Africa’s food import to hit $110 billion by 2025
However, the African Union (AU), and the United Nations (UN), have canvassed unhindered trade integration among countries in the continent.
Stakeholders, who gathered at the Africa Trade Forum 2018, in Lagos, believe the continent would not meet its growth aspirations unless it supports the manufacturing sector, and enhances trade facilitation across borders.
They harped on adequate utilisation of its water resources and massive investment in sea trade as well as exploiting the vast opportunities in agriculture.
National Country Director, TechnoServe, Larry Umunna, in his presentation, said: “Africa spent approximately $35 billion on food imports in 2016, and if left unchecked, the continent’s food import bill may surge to $110 billion by 2025.
“The continent is home to 50 per cent of the world’s cultivatable land, and has vast unexploited water resources and various agro-ecological zones,” he stated.
Meanwhile, the United Nations Economic Commission for Africa, said in its latest bulletin that, “the potential of the blue economy, which incorporates a range of productive sectors in trade and marine services, is presently underutilised.
“Approximately 90 per cent of Africa’s trade is sea borne, but African-owned ships accounts for only 1.2 per cent of global shipping, and 0.9 per cent of gross tonnage, while African ports handle six per cent of global water borne traffic, and three per cent of global container traffic,” it stated.
Executive Secretary, Economic Commission of Africa, Vera Songwe, commended African countries for coming together on trade, adding that the new African Continental Free Trade Agreement)AfCFTA), is a game changer.
She added that the digital economy that would be introduced under the new trade regime would cut cost, and allow for seamless trading of goods across the continent.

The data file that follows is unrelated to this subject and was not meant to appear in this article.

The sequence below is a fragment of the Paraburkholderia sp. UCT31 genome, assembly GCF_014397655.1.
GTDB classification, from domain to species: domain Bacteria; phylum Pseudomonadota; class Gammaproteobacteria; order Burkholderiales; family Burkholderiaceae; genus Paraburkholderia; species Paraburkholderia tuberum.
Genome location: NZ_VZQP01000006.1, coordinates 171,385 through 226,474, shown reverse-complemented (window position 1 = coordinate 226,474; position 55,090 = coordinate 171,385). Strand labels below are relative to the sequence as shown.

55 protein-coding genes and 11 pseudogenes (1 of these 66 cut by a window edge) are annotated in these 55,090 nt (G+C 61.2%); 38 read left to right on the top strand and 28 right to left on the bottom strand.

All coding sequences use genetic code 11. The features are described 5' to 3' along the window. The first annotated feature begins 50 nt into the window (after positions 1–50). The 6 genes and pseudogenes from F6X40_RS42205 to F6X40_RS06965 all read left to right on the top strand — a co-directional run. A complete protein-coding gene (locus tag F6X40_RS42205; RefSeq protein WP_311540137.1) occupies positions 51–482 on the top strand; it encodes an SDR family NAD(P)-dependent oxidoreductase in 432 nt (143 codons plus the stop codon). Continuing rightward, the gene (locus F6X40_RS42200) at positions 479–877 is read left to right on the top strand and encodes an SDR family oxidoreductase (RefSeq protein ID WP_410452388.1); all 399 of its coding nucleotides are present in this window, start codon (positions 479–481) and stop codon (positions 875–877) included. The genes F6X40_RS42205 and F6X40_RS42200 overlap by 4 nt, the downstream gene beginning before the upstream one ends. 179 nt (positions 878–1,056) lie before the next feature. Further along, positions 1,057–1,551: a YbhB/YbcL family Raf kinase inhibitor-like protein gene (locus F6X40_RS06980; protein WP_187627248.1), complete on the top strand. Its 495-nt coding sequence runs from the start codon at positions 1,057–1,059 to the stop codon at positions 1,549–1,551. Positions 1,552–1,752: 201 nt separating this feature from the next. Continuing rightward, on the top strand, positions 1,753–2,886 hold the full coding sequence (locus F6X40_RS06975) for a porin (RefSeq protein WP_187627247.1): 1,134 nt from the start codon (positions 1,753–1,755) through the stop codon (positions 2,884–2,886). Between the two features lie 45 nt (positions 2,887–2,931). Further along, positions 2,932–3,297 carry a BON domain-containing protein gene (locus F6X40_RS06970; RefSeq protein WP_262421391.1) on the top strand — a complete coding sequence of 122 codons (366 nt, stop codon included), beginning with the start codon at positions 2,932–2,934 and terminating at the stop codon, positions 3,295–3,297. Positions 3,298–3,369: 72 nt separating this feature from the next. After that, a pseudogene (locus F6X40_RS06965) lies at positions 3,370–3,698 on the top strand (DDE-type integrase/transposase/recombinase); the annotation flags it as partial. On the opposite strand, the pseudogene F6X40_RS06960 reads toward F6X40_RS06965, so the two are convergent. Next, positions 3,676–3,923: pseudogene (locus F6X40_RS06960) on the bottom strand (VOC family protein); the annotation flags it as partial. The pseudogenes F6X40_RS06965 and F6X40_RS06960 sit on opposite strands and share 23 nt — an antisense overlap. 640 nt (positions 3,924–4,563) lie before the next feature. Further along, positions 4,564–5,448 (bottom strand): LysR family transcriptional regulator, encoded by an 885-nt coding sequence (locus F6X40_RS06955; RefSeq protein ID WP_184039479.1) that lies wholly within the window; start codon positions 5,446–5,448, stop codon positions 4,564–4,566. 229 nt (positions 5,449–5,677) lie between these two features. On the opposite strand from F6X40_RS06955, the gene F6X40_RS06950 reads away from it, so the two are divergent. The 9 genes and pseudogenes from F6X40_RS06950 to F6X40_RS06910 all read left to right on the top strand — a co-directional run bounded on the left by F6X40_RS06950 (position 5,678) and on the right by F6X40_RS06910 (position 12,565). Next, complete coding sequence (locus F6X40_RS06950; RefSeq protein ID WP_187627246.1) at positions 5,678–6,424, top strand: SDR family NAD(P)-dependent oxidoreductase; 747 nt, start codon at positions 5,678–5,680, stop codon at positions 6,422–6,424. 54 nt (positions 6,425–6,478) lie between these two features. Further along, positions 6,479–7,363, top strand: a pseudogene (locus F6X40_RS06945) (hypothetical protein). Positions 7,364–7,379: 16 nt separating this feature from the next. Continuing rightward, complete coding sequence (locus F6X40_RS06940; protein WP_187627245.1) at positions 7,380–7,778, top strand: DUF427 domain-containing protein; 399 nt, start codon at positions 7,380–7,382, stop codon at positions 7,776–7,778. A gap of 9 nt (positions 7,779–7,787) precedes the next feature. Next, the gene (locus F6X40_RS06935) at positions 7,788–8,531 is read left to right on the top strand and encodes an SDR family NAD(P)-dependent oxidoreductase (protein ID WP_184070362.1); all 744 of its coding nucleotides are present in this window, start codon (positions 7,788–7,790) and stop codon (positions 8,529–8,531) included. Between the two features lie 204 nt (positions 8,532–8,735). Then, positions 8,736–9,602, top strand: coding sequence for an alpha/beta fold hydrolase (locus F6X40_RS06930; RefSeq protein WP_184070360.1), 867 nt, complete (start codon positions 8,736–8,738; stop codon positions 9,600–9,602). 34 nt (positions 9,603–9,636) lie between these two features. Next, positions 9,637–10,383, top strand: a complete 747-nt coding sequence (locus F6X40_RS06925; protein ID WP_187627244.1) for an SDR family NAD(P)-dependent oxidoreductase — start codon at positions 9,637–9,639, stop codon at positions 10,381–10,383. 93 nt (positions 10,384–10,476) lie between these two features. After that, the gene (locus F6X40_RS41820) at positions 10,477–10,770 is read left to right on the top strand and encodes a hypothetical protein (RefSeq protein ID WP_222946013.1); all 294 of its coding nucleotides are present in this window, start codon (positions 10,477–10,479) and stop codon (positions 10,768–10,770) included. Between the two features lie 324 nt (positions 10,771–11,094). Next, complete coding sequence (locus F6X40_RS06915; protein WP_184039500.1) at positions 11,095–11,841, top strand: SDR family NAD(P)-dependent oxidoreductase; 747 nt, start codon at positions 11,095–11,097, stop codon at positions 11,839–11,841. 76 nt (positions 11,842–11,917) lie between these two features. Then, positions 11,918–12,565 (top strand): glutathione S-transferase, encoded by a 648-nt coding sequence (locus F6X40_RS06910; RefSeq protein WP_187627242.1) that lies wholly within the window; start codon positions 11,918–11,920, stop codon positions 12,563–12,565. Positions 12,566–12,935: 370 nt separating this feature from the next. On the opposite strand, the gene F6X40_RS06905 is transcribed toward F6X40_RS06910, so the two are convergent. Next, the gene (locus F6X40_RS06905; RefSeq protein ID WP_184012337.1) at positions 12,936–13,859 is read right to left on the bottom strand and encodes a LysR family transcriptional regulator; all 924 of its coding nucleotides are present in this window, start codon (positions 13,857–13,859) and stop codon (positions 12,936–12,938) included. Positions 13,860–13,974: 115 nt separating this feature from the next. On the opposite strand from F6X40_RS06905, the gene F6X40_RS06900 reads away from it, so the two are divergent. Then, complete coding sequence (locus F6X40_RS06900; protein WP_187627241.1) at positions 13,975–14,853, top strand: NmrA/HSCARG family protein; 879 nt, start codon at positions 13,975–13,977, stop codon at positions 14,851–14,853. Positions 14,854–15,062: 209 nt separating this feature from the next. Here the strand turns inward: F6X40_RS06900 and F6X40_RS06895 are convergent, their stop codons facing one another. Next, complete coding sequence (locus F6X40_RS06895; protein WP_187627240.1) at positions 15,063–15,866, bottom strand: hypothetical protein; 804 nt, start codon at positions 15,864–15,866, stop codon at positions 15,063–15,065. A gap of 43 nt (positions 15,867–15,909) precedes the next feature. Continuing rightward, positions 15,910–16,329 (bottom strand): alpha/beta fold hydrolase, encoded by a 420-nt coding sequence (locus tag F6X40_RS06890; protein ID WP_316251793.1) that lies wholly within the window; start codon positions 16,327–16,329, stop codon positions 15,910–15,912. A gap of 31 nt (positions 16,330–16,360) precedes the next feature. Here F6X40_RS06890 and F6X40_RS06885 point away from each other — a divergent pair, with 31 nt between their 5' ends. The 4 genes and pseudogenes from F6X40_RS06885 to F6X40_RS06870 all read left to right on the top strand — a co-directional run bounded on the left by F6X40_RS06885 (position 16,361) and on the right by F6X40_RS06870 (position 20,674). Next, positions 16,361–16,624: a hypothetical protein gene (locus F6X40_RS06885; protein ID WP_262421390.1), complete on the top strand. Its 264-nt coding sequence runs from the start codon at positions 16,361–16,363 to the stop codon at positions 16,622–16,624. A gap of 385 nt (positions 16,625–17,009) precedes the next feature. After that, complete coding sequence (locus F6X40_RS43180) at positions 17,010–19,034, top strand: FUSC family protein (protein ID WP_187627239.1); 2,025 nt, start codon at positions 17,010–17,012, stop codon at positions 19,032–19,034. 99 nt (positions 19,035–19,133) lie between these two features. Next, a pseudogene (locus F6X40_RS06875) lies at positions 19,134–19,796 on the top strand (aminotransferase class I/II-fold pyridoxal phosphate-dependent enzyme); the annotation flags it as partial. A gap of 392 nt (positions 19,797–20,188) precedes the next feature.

Nigeria’s Minister for Industry, Trade and Investment, Okechukwu Enelamah, said the country is also interested in growing African trade, but needed to study the provisions of the AfCFTA.
He said: “Our countries, individually, and our African Union, collectively, are confronted with a complex of problems that are compounding. These include demographic pressures; a population growth rate that has out-stripped Gross Domestic Product growth rates; unemployment; food insecurity; and, the justified impatience of a youthful African population, demanding for a better life.
“There is progress on our continent. But, we need to move much faster, more purposefully, with improved coordination and greater discipline to harvest the abundance of opportunities.
“The pace of change and transformation in the global economy beyond Africa has accelerated. Africa cannot afford to stand still or proceed at a slow pace. As with the expression, whenever you wake is your morning. Now that Africa has woken up we must shift into speed gear and accelerate. We must be more business-like,” he said.
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